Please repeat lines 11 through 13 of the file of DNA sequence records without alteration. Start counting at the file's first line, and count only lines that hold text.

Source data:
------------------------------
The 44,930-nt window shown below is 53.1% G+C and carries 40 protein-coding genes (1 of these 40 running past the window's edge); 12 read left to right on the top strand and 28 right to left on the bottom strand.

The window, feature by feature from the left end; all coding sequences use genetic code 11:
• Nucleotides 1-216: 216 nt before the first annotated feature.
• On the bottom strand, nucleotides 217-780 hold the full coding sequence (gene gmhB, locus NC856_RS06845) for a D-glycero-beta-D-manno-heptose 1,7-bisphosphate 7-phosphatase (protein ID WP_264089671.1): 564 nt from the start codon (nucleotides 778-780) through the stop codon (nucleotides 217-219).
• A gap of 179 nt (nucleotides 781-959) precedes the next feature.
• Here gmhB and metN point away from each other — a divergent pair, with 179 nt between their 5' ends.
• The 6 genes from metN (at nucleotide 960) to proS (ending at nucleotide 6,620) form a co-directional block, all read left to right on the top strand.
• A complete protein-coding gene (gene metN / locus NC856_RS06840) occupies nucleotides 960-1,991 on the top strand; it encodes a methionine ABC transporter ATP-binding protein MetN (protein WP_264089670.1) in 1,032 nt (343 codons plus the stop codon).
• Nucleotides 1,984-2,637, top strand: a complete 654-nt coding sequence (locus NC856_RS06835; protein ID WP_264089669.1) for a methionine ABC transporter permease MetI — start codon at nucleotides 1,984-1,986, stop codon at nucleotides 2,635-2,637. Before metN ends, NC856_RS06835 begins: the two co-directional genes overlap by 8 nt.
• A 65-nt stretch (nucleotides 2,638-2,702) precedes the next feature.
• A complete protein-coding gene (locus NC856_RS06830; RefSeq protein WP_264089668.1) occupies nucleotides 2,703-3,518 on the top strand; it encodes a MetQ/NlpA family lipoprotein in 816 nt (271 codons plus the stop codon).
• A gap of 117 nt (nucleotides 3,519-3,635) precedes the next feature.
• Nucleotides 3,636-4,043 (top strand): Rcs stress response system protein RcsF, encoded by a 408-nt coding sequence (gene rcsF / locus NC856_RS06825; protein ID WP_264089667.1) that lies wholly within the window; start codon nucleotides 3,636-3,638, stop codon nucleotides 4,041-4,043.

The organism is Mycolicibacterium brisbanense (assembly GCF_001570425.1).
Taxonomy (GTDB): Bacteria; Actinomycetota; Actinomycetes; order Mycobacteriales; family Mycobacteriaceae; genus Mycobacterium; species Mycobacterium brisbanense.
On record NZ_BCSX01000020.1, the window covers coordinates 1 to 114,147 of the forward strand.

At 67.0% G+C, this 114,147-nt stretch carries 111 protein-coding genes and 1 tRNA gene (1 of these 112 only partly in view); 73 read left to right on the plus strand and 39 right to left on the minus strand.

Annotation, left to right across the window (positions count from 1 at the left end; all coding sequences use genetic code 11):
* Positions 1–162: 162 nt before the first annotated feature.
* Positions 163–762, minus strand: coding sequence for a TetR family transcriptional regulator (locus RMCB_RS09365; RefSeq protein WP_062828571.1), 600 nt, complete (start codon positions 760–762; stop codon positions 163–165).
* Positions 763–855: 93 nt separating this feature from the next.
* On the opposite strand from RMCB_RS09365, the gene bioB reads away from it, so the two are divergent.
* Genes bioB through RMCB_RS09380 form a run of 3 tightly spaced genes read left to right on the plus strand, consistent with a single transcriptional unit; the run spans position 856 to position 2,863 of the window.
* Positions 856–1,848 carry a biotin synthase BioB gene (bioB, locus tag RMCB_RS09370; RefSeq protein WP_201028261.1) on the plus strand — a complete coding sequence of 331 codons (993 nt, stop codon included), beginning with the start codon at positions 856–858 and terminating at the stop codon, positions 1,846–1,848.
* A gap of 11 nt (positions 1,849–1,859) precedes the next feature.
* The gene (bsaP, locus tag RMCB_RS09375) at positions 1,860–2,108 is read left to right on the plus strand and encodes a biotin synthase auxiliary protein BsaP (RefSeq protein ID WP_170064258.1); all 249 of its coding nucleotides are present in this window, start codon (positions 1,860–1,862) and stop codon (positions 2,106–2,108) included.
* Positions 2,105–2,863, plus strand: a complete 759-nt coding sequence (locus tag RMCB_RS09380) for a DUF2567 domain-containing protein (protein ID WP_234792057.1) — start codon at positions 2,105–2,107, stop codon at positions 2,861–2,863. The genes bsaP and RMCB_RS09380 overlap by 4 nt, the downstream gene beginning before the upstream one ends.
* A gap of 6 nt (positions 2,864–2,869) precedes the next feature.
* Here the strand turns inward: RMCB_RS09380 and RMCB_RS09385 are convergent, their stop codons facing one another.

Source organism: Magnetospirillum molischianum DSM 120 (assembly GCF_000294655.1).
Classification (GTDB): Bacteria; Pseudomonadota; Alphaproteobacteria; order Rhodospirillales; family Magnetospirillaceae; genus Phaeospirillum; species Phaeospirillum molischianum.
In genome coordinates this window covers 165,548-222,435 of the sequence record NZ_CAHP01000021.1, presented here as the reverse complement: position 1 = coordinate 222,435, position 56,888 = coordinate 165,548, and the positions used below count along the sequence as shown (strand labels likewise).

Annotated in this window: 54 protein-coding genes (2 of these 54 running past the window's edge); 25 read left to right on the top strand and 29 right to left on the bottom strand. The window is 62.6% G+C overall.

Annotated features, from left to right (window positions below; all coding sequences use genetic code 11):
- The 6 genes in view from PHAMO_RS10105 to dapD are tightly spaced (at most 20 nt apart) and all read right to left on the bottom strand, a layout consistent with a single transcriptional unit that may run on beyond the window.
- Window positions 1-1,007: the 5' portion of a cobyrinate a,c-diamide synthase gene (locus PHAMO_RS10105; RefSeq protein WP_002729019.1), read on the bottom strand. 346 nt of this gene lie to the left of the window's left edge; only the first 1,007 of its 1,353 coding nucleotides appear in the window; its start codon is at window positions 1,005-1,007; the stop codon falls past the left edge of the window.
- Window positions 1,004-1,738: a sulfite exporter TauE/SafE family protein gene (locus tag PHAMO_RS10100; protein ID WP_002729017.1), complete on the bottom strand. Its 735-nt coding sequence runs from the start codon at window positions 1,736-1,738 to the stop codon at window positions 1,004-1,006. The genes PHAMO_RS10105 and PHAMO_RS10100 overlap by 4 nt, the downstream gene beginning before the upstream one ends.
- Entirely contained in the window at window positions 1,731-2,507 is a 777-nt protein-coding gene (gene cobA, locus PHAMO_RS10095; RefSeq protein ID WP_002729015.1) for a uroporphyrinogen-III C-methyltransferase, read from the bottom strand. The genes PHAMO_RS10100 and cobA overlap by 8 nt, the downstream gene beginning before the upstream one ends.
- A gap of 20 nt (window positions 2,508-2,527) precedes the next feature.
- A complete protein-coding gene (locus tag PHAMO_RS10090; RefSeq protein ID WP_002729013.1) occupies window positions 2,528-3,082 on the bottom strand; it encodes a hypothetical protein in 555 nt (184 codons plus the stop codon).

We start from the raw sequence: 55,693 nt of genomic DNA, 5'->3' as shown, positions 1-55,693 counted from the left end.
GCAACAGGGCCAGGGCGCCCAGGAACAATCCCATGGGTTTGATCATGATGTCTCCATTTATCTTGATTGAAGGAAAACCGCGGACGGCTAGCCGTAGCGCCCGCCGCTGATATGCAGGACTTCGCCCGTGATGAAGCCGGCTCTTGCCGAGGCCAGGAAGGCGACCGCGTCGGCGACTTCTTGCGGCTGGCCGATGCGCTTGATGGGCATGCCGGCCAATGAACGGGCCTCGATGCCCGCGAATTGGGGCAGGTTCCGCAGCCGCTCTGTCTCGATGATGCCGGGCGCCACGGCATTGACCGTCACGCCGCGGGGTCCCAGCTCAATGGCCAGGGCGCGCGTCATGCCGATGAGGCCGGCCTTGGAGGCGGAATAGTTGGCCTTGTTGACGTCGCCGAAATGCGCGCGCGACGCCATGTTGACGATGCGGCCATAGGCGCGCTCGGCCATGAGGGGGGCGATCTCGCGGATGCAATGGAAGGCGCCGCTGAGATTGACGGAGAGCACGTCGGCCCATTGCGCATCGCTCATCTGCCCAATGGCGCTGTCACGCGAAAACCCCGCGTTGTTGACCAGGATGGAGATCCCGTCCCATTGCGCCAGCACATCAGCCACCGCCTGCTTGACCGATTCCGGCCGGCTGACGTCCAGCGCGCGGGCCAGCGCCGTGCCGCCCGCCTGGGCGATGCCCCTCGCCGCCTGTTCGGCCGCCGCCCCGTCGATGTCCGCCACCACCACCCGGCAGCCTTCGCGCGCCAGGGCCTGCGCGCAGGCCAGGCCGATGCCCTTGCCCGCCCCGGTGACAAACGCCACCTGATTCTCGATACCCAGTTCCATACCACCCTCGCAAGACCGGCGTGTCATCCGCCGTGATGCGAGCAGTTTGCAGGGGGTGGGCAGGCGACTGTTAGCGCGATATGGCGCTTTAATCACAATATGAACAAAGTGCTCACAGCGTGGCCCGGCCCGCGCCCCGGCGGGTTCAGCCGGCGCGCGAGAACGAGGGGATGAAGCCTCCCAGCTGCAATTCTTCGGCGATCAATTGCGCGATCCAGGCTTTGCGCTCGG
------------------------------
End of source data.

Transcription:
• A complete protein-coding gene (locus NC856_RS06830; RefSeq protein WP_264089668.1) occupies nucleotides 2,703-3,518 on the top strand; it encodes a MetQ/NlpA family lipoprotein in 816 nt (271 codons plus the stop codon).
• A gap of 117 nt (nucleotides 3,519-3,635) precedes the next feature.
• Nucleotides 3,636-4,043 (top strand): Rcs stress response system protein RcsF, encoded by a 408-nt coding sequence (gene rcsF / locus NC856_RS06825; protein ID WP_264089667.1) that lies wholly within the window; start codon nucleotides 3,636-3,638, stop codon nucleotides 4,041-4,043.